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How to Grow Photinia

By S. McMullen
Photinia grows well from cuttings taken from the tip of the stem.

Photinia is the genus and common name for a group of shrub species frequently cultivated as ornamental plants. All species of photinia occur naturally in temperate areas of eastern Asia and several thrive in warmer climates across North America. Perhaps the most notable and desirable characteristic of photinia shrubs is the coppery-red foliage they produce in spring, which earned them the common name red-tip bush. Many gardeners cultivate photinia shrubs at home for use in large hedges or privacy screens, and there is no more reliable means of propagation than through rooting tip cuttings in early summer.

Prepare a rooting pot for the photinia cutting before taking it. Fill a 4-inch pot with commercially prepared soilless rooting medium or a homemade mix of equal parts milled coir, sharp sand and perlite. Wet the medium with 1/4 cup of water.

Take a soft or semi-ripe cutting from the tip of a vigorous photinia branch. Measure 4 to 6 inches from the tip and make an angled cut just below a set of leaves using a pair of sharp, clean pruning shears.

Pluck off the lower two sets of leaves to expose the nodes since they contain a high concentration of meristematic cells, which regulate and promote growth in plants. Dust the defoliated end of the photinia cutting with 0.8-percent IBA rooting hormone powder, paying special attention to the exposed nodes and the cut end.

Insert the base of the photinia cutting into the prepared rooting pot. Press it in until the lowest leaves rest approximately 1/8 inch above the surface of the rooting medium. Press the medium around the cutting to expel trapped air.

Place the potted photinia cutting outdoors in dappled light or light shade. Mist the cutting and the rooting medium daily to maintain a high level of humidity around the plant.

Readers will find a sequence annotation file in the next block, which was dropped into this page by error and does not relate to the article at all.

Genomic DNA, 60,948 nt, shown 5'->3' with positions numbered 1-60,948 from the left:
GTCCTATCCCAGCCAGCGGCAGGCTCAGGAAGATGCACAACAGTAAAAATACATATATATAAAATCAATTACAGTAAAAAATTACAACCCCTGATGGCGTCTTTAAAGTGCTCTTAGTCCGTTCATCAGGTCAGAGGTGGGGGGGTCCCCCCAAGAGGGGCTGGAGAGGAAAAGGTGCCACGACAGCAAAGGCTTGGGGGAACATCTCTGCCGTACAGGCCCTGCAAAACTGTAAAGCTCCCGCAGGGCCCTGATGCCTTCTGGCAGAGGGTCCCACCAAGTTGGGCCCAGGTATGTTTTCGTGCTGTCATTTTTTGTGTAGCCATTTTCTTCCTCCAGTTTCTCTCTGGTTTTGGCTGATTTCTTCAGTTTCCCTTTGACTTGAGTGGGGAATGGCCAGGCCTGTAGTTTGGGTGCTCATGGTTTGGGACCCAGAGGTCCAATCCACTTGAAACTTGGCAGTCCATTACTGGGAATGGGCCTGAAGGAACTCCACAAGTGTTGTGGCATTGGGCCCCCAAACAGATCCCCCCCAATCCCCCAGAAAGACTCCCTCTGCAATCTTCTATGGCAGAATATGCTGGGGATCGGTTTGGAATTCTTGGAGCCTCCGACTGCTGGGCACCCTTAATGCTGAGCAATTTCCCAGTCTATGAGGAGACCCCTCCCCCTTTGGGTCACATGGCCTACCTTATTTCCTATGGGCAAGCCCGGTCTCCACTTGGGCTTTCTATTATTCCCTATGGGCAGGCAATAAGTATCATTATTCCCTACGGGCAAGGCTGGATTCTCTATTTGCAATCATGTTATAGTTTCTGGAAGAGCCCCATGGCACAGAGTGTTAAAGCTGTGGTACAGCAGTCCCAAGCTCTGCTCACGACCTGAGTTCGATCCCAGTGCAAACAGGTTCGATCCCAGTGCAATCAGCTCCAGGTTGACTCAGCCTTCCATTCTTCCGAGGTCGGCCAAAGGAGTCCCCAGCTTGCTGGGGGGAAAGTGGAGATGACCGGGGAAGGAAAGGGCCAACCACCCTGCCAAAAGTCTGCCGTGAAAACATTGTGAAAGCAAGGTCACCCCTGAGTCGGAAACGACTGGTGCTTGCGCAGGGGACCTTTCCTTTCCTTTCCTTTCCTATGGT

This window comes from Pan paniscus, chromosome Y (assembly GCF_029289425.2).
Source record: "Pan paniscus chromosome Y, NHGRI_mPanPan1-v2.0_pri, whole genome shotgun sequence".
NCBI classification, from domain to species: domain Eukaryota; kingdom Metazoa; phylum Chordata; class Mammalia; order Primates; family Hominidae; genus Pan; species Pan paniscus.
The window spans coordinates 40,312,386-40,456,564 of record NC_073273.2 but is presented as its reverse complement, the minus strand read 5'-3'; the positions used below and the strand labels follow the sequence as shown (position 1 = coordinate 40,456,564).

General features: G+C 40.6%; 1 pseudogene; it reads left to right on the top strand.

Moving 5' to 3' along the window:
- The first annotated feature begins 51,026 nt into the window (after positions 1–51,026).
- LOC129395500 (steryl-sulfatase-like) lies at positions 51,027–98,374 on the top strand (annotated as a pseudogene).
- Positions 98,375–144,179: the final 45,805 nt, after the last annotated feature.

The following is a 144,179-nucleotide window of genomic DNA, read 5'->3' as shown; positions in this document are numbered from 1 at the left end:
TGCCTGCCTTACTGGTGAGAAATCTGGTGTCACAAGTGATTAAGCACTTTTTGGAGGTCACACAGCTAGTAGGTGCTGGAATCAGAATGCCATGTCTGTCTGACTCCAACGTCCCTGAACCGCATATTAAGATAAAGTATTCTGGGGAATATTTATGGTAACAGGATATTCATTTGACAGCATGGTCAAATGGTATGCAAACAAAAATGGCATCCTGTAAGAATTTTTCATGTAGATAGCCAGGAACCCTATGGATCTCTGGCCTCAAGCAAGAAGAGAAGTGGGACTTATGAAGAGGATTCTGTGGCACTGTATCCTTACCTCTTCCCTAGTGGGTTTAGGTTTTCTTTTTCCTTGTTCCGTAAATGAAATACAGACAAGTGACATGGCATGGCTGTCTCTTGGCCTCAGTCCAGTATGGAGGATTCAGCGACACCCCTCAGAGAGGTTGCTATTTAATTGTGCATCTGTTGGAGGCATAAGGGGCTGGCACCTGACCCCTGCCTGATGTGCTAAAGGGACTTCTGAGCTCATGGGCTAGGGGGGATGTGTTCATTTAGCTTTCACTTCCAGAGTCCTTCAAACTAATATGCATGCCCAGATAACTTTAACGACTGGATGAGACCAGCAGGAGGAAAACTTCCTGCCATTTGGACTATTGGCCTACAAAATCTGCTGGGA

Check for roots in three months. Move the photinia cutting to a protected spot such as inside a cold frame or greenhouse if it fails to root before the end of summer. Maintain a light level of moisture in the rooting medium during the winter months. Check periodically for rooting.

Plant the rooted photinia cutting outdoors in a permanent bed the following spring once soil temperatures reach 60 degrees Fahrenheit. Water it every five days to a depth of 3 inches during the first summer, and then slowly decrease and eliminate supplemental water entirely in autumn.

 

Things You Will Need

  • 4-inch pot
  • Soilless rooting medium
  • Pruning shears
  • 0.8-percent IBA (indole butyric acid) rooting hormone

Warning

  • Photinia shrubs are especially susceptible to entomosporium leaf spot, a fatal fungal disease, when young. However, treating infestations promptly may save the shrub.

About the Author

 

Samantha McMullen began writing professionally in 2001. Her nearly 20 years of experience in horticulture informs her work, which has appeared in publications such as Mother Earth News.